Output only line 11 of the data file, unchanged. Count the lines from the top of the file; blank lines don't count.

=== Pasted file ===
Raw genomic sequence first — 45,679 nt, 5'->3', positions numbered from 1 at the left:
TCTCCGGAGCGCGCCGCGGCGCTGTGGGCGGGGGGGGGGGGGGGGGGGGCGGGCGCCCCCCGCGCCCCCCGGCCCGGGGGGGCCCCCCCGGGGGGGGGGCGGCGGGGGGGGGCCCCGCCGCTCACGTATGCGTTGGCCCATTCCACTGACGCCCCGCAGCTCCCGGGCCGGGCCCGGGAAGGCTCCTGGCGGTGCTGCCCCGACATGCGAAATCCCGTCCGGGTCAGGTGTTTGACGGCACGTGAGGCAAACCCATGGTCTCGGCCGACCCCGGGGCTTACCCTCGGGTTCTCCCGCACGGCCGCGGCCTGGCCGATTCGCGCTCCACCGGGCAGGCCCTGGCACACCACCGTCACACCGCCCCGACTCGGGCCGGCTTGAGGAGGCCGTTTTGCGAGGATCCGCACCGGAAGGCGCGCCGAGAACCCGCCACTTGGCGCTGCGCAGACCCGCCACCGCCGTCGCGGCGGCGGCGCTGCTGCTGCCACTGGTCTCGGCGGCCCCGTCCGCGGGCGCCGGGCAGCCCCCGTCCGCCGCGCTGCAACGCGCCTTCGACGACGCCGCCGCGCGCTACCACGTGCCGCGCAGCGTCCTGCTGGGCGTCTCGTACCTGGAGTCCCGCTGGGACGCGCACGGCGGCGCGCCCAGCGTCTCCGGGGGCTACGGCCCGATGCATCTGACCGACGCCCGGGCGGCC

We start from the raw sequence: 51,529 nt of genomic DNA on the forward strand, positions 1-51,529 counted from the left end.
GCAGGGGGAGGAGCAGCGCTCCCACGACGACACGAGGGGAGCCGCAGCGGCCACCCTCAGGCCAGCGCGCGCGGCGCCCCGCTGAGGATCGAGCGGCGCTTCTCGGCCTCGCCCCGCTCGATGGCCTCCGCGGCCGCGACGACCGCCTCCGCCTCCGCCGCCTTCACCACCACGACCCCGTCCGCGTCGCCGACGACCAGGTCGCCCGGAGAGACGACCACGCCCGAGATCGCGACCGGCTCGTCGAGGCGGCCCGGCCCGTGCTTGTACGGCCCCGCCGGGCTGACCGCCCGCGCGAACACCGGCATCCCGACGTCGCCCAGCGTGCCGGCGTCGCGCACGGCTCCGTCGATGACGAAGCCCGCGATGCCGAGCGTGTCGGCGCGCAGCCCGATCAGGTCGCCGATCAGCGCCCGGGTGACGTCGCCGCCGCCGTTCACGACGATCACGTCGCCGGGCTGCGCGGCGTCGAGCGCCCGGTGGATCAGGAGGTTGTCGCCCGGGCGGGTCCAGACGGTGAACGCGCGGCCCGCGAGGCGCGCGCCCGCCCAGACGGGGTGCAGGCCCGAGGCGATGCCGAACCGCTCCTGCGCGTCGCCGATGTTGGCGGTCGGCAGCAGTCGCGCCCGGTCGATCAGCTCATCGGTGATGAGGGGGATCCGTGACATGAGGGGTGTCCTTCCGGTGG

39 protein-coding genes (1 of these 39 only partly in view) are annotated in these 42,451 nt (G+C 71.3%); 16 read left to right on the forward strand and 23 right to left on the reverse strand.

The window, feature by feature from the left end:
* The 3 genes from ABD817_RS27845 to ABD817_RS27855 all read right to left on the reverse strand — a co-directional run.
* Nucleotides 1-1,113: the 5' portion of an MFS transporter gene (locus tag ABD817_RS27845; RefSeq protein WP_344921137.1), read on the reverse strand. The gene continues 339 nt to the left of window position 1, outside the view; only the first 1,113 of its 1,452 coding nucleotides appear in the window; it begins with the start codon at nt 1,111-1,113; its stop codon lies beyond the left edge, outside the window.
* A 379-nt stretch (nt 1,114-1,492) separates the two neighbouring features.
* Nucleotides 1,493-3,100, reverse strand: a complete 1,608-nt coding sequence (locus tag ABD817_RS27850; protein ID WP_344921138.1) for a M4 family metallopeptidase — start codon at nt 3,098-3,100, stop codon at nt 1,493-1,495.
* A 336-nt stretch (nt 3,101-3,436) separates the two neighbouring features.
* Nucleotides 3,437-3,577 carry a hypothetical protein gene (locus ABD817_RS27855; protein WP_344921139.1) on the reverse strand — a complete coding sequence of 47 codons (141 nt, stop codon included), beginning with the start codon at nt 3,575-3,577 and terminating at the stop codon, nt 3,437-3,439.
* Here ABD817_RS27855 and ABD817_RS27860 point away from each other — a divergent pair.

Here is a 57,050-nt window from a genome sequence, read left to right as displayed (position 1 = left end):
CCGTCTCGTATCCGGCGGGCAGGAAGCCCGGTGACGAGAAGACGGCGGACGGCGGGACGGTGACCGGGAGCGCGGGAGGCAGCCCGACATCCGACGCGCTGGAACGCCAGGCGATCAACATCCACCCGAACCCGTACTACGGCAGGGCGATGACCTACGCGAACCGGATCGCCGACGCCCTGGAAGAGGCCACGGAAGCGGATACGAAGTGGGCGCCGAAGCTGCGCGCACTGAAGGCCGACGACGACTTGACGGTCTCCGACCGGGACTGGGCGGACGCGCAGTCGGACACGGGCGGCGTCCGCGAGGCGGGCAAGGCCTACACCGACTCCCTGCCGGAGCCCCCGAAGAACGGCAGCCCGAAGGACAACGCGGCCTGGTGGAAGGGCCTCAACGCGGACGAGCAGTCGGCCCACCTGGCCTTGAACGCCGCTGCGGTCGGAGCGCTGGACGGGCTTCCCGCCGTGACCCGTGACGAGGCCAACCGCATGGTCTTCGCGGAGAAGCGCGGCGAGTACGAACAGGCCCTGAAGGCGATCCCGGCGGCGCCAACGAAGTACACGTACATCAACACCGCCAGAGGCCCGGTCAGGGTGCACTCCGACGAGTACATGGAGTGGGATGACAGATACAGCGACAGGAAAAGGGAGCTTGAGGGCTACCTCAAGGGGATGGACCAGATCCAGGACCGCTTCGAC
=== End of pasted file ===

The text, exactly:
* A 336-nt stretch (nt 3,101-3,436) separates the two neighbouring features.